After paramedics may have unknowingly tipped off the Austin bomber about authorities’ interest in him, Austin-Travis County EMS says it is reinforcing its policies to prevent similar issues in the future.
Less than 12 hours before a SWAT team approached Mark Conditt and he blew himself up, paramedics from the Pflugerville Fire Department went to his home. Around 4:01 p.m. on March 20, they received a call for an “unknown medical assist,” at 403 N. Second Street in Pflugerville and knocked on the door.
“The person who answered the door replied that no one had called, and that was affirmed by an unseen person elsewhere in the interior of the house,” a PFD release stated.
The Pflugerville Fire Department wasn’t involved in the bombings investigation, and unbeknownst to them, that call was meant to “basically play lookout,” according to EMS Commander Mike Benavides. That’s something that’s not normal in a typical call, he said, and EMS has never been called on standby like that before.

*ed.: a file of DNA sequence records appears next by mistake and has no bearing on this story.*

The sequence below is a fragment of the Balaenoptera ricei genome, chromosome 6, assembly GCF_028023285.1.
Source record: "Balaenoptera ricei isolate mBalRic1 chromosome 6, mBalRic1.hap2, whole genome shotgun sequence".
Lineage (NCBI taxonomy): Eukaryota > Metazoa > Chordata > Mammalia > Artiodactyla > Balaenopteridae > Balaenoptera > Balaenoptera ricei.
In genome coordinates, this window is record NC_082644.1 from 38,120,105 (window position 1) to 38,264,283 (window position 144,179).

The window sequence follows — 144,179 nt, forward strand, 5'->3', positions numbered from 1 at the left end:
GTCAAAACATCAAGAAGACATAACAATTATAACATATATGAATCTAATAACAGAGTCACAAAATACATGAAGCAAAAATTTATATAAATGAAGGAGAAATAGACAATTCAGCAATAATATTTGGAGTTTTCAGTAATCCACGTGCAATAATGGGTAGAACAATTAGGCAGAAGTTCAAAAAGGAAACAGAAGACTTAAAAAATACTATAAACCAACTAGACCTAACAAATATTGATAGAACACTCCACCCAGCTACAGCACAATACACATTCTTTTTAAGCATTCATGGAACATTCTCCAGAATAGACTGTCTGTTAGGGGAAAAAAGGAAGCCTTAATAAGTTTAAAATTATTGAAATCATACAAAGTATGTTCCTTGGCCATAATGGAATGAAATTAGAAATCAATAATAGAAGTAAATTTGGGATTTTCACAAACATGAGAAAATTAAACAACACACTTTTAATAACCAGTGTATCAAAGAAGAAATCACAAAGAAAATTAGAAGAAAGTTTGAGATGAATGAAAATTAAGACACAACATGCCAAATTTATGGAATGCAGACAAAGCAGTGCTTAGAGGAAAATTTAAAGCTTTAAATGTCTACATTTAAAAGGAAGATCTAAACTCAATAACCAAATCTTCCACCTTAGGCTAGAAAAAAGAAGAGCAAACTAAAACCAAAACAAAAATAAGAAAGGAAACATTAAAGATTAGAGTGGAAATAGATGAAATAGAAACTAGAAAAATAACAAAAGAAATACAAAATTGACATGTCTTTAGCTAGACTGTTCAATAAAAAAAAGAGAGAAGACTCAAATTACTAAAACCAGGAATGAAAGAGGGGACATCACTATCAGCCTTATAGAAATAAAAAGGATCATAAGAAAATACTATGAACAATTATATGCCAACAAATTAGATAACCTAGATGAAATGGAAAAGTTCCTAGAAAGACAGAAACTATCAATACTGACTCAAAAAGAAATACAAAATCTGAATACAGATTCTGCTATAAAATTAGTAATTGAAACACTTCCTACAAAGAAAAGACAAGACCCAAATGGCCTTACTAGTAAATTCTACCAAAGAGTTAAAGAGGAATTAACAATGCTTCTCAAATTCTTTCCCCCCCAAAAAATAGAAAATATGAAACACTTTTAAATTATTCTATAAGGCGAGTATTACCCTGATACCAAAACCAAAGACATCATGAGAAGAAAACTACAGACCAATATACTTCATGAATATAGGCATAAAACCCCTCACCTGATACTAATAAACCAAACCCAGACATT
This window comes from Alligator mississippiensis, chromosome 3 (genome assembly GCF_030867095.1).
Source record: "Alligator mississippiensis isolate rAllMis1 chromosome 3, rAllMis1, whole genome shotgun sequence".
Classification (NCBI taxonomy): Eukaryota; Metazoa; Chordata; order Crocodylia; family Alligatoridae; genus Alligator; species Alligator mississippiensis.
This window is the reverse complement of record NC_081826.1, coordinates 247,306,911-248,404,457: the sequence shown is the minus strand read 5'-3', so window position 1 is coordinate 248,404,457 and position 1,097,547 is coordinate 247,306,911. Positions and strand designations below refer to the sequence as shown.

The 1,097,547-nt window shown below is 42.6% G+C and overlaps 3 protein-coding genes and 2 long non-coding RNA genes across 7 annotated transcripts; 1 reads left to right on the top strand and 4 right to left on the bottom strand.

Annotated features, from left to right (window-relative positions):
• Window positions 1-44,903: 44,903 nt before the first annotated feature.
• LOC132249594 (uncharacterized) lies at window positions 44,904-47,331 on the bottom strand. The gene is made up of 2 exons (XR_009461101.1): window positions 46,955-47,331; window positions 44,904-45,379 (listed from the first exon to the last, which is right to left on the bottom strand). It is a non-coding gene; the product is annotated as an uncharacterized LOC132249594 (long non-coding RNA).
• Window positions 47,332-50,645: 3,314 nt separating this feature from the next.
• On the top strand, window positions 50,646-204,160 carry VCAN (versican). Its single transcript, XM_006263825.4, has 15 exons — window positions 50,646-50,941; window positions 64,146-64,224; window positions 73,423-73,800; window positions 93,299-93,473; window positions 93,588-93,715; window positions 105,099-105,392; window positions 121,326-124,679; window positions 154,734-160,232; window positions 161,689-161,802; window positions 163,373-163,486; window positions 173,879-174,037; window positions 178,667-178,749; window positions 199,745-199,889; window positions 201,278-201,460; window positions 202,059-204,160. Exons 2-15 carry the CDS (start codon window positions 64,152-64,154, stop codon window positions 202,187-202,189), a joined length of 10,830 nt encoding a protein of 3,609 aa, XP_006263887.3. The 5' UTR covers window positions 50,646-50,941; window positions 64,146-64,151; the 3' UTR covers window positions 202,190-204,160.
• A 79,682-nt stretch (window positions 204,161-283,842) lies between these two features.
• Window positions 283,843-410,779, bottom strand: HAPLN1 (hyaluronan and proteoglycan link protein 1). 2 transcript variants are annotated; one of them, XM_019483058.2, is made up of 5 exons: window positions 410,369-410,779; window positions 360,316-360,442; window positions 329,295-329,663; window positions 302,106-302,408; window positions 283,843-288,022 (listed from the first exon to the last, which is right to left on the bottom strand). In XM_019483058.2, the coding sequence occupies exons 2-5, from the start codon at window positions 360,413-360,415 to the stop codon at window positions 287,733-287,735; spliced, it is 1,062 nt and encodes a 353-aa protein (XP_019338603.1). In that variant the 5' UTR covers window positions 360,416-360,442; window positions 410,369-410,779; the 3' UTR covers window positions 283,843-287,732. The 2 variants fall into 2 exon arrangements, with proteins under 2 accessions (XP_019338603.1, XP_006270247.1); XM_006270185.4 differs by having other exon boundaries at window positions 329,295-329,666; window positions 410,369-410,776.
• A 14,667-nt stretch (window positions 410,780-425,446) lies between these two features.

According to EMS’ policies, an agency will page the EMS special operations commander with this kind of request. Because there were so many agencies involved and EMS was receiving commands from different agency leads, it led to confusion. The “unknown medical assist” was treated more like a typical call, and routed to PFD, which had a station nearby.
Now, EMS is reinforcing policies it’s had for 18 years to streamline its internal communications and avoid a similar mishap, Benavides said. That includes entering a law enforcement request into dispatch records after verifying with police how they want medics to handle the call. They also won’t put the address of a suspect or raid in dispatch records until after an operation begins, and they will use a special call category so requests aren’t routed to agencies outside ATCEMS.
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